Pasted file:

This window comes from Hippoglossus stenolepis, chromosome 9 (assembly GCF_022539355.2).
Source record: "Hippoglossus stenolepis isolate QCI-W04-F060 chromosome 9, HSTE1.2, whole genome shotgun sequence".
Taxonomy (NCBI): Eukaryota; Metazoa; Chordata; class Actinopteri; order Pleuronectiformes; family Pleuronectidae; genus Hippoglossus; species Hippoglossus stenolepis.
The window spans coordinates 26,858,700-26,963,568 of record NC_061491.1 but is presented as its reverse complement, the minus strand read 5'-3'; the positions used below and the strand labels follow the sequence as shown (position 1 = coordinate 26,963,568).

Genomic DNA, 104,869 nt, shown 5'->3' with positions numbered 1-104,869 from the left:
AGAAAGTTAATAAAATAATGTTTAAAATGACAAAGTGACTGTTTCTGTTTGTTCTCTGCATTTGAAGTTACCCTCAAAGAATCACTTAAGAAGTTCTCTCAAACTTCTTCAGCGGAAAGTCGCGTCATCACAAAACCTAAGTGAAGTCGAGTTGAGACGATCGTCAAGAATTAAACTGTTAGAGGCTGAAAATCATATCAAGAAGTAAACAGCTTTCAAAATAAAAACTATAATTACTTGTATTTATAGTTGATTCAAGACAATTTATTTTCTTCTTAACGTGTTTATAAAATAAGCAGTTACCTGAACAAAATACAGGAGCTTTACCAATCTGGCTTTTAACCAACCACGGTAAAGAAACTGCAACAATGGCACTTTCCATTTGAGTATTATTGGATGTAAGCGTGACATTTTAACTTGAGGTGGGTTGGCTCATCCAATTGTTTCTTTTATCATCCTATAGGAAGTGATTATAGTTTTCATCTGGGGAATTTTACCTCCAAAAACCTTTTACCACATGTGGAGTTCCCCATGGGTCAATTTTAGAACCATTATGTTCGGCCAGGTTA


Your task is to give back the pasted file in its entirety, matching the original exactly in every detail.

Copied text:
This window comes from Hippoglossus stenolepis, chromosome 9 (assembly GCF_022539355.2).
Source record: "Hippoglossus stenolepis isolate QCI-W04-F060 chromosome 9, HSTE1.2, whole genome shotgun sequence".
Taxonomy (NCBI): Eukaryota; Metazoa; Chordata; class Actinopteri; order Pleuronectiformes; family Pleuronectidae; genus Hippoglossus; species Hippoglossus stenolepis.
The window spans coordinates 26,858,700-26,963,568 of record NC_061491.1 but is presented as its reverse complement, the minus strand read 5'-3'; the positions used below and the strand labels follow the sequence as shown (position 1 = coordinate 26,963,568).

Genomic DNA, 104,869 nt, shown 5'->3' with positions numbered 1-104,869 from the left:
AGAAAGTTAATAAAATAATGTTTAAAATGACAAAGTGACTGTTTCTGTTTGTTCTCTGCATTTGAAGTTACCCTCAAAGAATCACTTAAGAAGTTCTCTCAAACTTCTTCAGCGGAAAGTCGCGTCATCACAAAACCTAAGTGAAGTCGAGTTGAGACGATCGTCAAGAATTAAACTGTTAGAGGCTGAAAATCATATCAAGAAGTAAACAGCTTTCAAAATAAAAACTATAATTACTTGTATTTATAGTTGATTCAAGACAATTTATTTTCTTCTTAACGTGTTTATAAAATAAGCAGTTACCTGAACAAAATACAGGAGCTTTACCAATCTGGCTTTTAACCAACCACGGTAAAGAAACTGCAACAATGGCACTTTCCATTTGAGTATTATTGGATGTAAGCGTGACATTTTAACTTGAGGTGGGTTGGCTCATCCAATTGTTTCTTTTATCATCCTATAGGAAGTGATTATAGTTTTCATCTGGGGAATTTTACCTCCAAAAACCTTTTACCACATGTGGAGTTCCCCATGGGTCAATTTTAGAACCATTATGTTCGGCCAGGTTA